Additional Resources for Women’s Health Care

 

 

 

Legal Disclaimer: Please note that this article is for informational purposes only. Individuals should consult their health care professionals before following any of the information provided.

 

Posted courtesy of [email protected], the online FNP program from the University of Southern California

Minnesota Grants Medical Cannabis Access for Chronic Pain

Minnesota Grants Medical Cannabis Access for Chronic Pain

The state of Minnesota is making headlines this December, not for its freezing temperatures or a new record snowfall, but for increasing medical cannabis access. Clinical cannabis got its start in the state when former governor Mark Dayton signed the first Minnesota medical cannabis bill into law in 2014. Many criticized the bill for being far too restrictive as it listed only 9 qualifying conditions and stipulates a lengthy patient registration process. However, as of December 3rd, 2019, the state added macular degeneration and the much more generally outlined chronic pain to the list of qualifying conditions. Minnesota can now expect to see more registered medical cannabis patients thanks to the expanded list of qualifying conditions.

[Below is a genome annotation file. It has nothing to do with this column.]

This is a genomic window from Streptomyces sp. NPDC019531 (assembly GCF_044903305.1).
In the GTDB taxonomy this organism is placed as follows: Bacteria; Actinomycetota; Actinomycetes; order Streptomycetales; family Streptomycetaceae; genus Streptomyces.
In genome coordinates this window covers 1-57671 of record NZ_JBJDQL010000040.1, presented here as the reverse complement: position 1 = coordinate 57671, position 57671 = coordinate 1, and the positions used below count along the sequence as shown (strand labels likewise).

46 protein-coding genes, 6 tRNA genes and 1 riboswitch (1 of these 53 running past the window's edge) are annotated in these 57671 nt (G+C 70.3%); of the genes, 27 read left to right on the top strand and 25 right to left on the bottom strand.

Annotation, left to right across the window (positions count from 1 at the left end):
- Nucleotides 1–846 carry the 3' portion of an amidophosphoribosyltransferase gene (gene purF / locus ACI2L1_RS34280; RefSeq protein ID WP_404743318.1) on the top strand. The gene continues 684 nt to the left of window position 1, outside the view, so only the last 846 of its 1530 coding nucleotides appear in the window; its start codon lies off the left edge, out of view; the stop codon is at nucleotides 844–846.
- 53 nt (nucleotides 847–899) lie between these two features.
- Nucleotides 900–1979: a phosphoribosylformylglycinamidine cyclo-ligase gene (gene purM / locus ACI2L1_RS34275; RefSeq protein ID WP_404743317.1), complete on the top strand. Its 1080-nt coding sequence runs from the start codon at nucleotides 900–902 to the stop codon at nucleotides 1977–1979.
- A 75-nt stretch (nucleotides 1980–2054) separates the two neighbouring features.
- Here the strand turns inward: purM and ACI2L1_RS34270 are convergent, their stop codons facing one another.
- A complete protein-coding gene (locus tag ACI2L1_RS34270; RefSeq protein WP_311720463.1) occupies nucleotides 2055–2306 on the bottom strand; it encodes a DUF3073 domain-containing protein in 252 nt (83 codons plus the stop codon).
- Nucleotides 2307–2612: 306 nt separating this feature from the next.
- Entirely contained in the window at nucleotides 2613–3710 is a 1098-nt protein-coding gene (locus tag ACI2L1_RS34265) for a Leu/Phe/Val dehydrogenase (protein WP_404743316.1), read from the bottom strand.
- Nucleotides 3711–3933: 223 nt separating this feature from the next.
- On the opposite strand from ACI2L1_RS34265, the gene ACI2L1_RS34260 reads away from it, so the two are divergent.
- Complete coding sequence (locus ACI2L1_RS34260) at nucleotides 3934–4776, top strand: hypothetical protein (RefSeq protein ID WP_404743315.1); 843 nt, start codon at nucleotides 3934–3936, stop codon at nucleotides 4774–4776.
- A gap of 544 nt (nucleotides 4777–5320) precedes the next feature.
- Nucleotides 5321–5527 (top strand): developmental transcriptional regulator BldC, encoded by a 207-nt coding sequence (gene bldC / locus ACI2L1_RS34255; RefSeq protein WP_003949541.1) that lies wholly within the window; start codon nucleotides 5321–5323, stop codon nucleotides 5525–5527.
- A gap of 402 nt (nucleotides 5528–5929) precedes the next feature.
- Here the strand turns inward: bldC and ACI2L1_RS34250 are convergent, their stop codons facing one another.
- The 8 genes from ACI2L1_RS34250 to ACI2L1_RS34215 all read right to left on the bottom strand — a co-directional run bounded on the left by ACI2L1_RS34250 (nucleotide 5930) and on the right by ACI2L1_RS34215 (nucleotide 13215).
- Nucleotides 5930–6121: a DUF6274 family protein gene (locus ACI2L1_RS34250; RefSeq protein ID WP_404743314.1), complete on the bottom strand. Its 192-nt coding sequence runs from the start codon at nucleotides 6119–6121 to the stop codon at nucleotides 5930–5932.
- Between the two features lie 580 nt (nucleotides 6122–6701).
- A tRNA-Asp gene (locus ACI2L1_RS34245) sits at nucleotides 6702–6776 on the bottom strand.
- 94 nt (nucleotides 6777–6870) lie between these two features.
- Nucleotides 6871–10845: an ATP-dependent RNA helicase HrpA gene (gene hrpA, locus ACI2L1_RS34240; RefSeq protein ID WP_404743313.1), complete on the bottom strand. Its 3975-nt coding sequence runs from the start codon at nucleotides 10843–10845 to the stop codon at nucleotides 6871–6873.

Making Medical Marijuana More Accessible

Though many American states have taken steps to legalize clinical cannabis, a number of potential patients still do not have access. In most cases, state regulations prevent people with certain conditions from using medical cannabis. If the state regulatory body does not list a medical condition as qualifying, then people suffering from that condition may not use cannabis for medicinal reasons, even if a medical professional recommends it as a potential treatment. The stringent nature of qualifying condition lists make Minnesota’s addition of chronic pain as a qualifying condition a massive win for medical cannabis advocates.